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  1. #1

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    Welcome to the forum.  Here's a fast-growing plant. - WhistlingBadger   

    Default Fast growing plants.


    0 Not allowed!
    I'm looking for some good plants that will grow decently fast. All the plants I've had so far have been really slow growers. Any suggestions?

  2. #2

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    4 Not allowed!
    Egeria densa or anacharis, vallisneria, wisteria, cabomba caroliniana, crinum (onion plant), red tiger lotus and hornwort are some fast growing plants in harder water.
    GiVe Me sHrEd TiLL i'M dEaD
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  3. #3

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    0 Not allowed!
    Quote Originally Posted by angelcraze2 View Post
    Egeria densa or anacharis, vallisneria, wisteria, cabomba caroliniana, crinum (onion plant), red tiger lotus and hornwort are some fast growing plants in harder water.
    do they need to be fertilized? I've heard mixed reviews on fertilizers that you add to the water, and I'm not a fan of digging up all my plants to put fertilizer tablets under them.

  4. #4

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    0 Not allowed!
    Oh you don't dig them up to use gravel tabs. Just stuff one in below the substrate near the plant roots of heavy rooting plants. The tiger lotus and crinum would appreciate some extra nutrients at the root. The rest don't really need it unless you observe a deficiency. I use Osmotote tabs, size 00 gel caplets filled with Osmotote slow release fertilizer. I don't use water column ferts much myself, but the gravel supplements help a lot to keep plants healthy long term.
    GiVe Me sHrEd TiLL i'M dEaD
    -Kat

  5. #5

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    0 Not allowed!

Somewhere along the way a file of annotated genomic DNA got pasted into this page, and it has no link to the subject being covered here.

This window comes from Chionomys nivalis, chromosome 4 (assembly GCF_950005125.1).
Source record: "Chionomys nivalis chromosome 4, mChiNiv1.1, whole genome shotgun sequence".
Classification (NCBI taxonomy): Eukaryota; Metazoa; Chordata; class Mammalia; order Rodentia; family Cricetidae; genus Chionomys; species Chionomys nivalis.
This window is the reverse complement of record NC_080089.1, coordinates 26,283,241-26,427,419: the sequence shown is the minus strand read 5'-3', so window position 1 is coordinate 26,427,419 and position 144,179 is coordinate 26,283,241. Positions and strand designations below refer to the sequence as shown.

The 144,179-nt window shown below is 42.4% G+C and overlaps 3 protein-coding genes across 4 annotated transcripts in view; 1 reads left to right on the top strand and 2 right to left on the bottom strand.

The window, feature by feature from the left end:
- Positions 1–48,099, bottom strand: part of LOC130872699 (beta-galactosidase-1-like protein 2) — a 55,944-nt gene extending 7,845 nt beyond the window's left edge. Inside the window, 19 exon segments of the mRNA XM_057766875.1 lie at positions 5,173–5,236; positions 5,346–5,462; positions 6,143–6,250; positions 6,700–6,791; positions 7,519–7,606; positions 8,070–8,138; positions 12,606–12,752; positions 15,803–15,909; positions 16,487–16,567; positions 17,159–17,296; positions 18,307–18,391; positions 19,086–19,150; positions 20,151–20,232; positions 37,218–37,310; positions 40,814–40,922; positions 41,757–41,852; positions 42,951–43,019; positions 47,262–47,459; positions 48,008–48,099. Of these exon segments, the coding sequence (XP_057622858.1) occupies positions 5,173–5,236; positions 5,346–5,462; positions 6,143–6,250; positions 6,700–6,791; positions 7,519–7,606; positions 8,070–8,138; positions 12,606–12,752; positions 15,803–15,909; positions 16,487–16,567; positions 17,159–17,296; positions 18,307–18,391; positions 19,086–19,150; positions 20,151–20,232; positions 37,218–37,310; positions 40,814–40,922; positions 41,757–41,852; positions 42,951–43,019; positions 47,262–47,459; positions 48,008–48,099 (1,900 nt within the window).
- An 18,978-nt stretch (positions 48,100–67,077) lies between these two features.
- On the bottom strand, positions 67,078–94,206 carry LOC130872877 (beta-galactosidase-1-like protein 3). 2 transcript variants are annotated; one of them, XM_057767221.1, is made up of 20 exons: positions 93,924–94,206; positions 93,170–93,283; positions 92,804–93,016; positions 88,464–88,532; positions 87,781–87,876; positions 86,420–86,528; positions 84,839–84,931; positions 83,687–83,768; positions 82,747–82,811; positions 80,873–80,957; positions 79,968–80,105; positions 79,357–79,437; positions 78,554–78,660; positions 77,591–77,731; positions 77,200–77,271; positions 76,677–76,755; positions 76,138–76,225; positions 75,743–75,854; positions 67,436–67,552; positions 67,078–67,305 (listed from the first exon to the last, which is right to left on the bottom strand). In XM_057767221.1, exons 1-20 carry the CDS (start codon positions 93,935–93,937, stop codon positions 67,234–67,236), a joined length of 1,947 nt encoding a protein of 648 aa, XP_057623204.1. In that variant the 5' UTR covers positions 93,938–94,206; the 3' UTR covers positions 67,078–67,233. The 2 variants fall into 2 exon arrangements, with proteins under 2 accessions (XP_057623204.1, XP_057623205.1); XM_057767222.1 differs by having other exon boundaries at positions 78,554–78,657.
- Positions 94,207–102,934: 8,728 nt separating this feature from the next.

Hi, S. Please tell us a little about your tank: Size, lighting, filtration, stocking, temperature, substrate type, how long it's been set up, and whether it's cycled. If you measure your water parameters (especially nitrate and hardness, assuming you're cycled) (and you really should, if you have the means), that would be good to know too. Kat's recommendations are good in general, but if we know a bit more, we can give you some more specific recommendations.

  6. #6

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    0 Not allowed!
    Quote Originally Posted by WhistlingBadger View Post
    Hi, S. Please tell us a little about your tank: Size, lighting, filtration, stocking, temperature, substrate type, how long it's been set up, and whether it's cycled. If you measure your water parameters (especially nitrate and hardness, assuming you're cycled) (and you really should, if you have the means), that would be good to know too. Kat's recommendations are good in general, but if we know a bit more, we can give you some more specific recommendations.
    Well, it's a 20gal, and I've had the light so long I'm not sure of the wattage. It's been cycled for around 6 months. I haven't tested my water for a while, I should probably do that soon. . . but the last time I did test the water was VERY hard. It was too many water changes ago for the nitrate level to count though. I am going to begin employing peat filtering soon so it's probably going to be medium soft and neutral/acidic ph once it comes into full effect. The nitrate levels I don't think are that high, as I've been doing quite a lot of water changes, and I already have some plants in the tank.